It's about us attacking the asteroid, not the other way round. No need to call on Bruce Willis this time!
NASA has given a name to the asteroid it plans to test its planetary defence on. The rock, the size of the Great Pyramid of Giza, will be the target for NASA’s Double Asteroid Redirection Test (DART) mission, which is scheduled for 2021. Don't you just love such cleverly constructed acronyms?
The mission involves deliberately crashing a spacecraft into the asteroid to change its motion in space. If it sounds like the 1998 asteroid disaster movie "Armageddon" starring Bruce Willis (and you were unlucky enough to waste a couple of hours on it), well, it is. Though, this time, NASA hopes it won't be a disaster and Bruce can watch the outcome from the comfort of his armchair.
The target asteroid was first discovered nearly two decades ago, with an accompanying moon. The larger of the giant space rocks was given the name “Didymos”, while the moon was called Didymos B.
“Upon discovery, asteroids get a temporary name until we know their orbits well enough to know they won't be lost. Once the Didymos system was identified as the ideal target for the DART mission, we needed to formally distinguish between the main body and the satellite,” said Andy Rivkin, a research astronomer and DART investigation co-lead at the Johns Hopkins Applied Physics Laboratory, in a statement.
So, now that they have considered matters further, and decided that Didymos would never sell cinema tickets, the moon will now be called Dimorphos. Way better! However, this huge solid lump is 'pretending' to head straight for our rather lovely planet, Earth.
“Dimorphos, which means ‘two forms,’ reflects the status of this object as the first celestial body to have the ‘form’ of its orbit significantly changed by humanity - in this case, by the DART impact,” said planetary scientist Kleomenis Tsiganis, who suggested the name, and has his fingers crossed.
“As such, it will be the first object to be known to humans by two, very different forms, the one seen by DART before impact and the other seen by the European Space Agency’s (ESA) Hera, a few years later.”
“Hera” is the mission that will be undertaken by ESA a few years after impact, in order to assess DART’s effects, and decide whether or not to put itself forward as an oscar nominee.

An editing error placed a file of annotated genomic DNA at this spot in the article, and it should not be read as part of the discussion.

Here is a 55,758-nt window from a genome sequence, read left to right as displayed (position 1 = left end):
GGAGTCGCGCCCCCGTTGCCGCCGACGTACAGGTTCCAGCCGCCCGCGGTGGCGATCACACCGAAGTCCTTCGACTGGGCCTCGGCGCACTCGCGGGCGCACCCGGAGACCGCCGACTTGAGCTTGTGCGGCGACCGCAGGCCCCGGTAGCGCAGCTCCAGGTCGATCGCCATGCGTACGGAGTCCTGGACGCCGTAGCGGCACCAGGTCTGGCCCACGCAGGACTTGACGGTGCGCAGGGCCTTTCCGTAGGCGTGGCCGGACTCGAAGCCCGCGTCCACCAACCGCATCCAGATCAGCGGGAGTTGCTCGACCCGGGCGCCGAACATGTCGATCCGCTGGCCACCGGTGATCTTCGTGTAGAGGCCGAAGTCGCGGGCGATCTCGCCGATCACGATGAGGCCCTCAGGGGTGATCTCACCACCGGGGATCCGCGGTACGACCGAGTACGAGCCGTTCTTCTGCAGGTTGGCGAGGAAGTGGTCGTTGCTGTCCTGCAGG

Estimates place this asteroid's impact at between 100–1000 megatons. Asteroids like this rank at many multiples of the largest nuclear bomb ever detonated. Imagine an entire metropolitan area like New York, Shanghai, or Tokyo removed from the face of the Earth. Luckily, events like these happen only about once every 4,000 years. Dire news. But, theoretically, it could happen at any time. The good news is that humanity (not Hollywood) now has a plan, and is going to try it out.
As you probably know, asteroids orbit the Sun at speeds of something like 30 kilometers per second (that's 67,000 miles per hour in English) and every now and then spin in to us. That's not going to happen with Dimorphos, it'll miss us by a vast distance; but the mission's objective is to see how much further it could nudge the giant rock off course.
The impact itself will be recorded by something called the CubeSat, which will be deployed from DART several days before the crash to film the, hopefully, box office smash hit from a safe distance. Longer-term effects will be studied by telescopes on Earth’s surface and in space, and future missions can make adjustments in technique, mass or velocity.
DART is the first mission developed by Nasa’s Planetary Defense Coordination Office to protect the Earth from potentially hazardous asteroids and comets - and rubbish B movies.
“Potentially hazardous asteroids are a global concern, and we are excited to be working with our Italian and European colleagues to collect the most accurate data possible from this kinetic impact deflection demonstration,” said Andrea Riley, DART Program Executive at NASA Headquarters.
NASA has selected Elon Musk’s SpaceX to launch the mission, ensuring significant box office appeal from the get-go. The DART mission currently is slated to launch in June 2021 on a Falcon 9 rocket from Vandenberg Air Force Base in California. By using solar electric propulsion, DART will intercept the asteroid Didymos’ small moon in October 2022 after 14 months journey. At that time, the asteroid will be within 11 million kilometers of Earth providing a safe viewing distance.
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